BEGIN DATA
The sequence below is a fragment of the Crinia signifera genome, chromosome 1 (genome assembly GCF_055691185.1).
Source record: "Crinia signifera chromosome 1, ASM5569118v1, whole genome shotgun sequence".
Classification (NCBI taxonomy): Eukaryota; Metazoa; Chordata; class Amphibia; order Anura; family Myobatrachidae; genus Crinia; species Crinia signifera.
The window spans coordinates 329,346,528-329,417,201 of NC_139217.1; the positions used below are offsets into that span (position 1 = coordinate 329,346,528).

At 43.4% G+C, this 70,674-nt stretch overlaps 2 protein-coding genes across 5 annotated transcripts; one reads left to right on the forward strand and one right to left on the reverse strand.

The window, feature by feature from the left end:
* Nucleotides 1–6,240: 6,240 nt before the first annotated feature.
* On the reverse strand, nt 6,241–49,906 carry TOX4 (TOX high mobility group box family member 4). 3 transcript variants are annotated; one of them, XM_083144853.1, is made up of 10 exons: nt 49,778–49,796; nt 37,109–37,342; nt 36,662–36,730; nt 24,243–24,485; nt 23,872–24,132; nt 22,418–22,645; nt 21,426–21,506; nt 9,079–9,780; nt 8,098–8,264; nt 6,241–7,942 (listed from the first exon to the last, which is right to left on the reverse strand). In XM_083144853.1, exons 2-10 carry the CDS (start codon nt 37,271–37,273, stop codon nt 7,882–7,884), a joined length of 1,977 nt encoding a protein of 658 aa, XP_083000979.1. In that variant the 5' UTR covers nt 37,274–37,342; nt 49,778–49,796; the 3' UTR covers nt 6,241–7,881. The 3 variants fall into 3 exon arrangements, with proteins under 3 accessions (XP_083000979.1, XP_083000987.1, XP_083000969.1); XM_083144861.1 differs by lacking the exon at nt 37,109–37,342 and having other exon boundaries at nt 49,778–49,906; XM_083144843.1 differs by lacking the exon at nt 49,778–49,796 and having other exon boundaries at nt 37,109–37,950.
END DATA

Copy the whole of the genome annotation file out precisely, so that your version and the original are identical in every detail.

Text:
The sequence below is a fragment of the Crinia signifera genome, chromosome 1 (genome assembly GCF_055691185.1).
Source record: "Crinia signifera chromosome 1, ASM5569118v1, whole genome shotgun sequence".
Classification (NCBI taxonomy): Eukaryota; Metazoa; Chordata; class Amphibia; order Anura; family Myobatrachidae; genus Crinia; species Crinia signifera.
The window spans coordinates 329,346,528-329,417,201 of NC_139217.1; the positions used below are offsets into that span (position 1 = coordinate 329,346,528).

At 43.4% G+C, this 70,674-nt stretch overlaps 2 protein-coding genes across 5 annotated transcripts; one reads left to right on the forward strand and one right to left on the reverse strand.

The window, feature by feature from the left end:
* Nucleotides 1–6,240: 6,240 nt before the first annotated feature.
* On the reverse strand, nt 6,241–49,906 carry TOX4 (TOX high mobility group box family member 4). 3 transcript variants are annotated; one of them, XM_083144853.1, is made up of 10 exons: nt 49,778–49,796; nt 37,109–37,342; nt 36,662–36,730; nt 24,243–24,485; nt 23,872–24,132; nt 22,418–22,645; nt 21,426–21,506; nt 9,079–9,780; nt 8,098–8,264; nt 6,241–7,942 (listed from the first exon to the last, which is right to left on the reverse strand). In XM_083144853.1, exons 2-10 carry the CDS (start codon nt 37,271–37,273, stop codon nt 7,882–7,884), a joined length of 1,977 nt encoding a protein of 658 aa, XP_083000979.1. In that variant the 5' UTR covers nt 37,274–37,342; nt 49,778–49,796; the 3' UTR covers nt 6,241–7,881. The 3 variants fall into 3 exon arrangements, with proteins under 3 accessions (XP_083000979.1, XP_083000987.1, XP_083000969.1); XM_083144861.1 differs by lacking the exon at nt 37,109–37,342 and having other exon boundaries at nt 49,778–49,906; XM_083144843.1 differs by lacking the exon at nt 49,778–49,796 and having other exon boundaries at nt 37,109–37,950.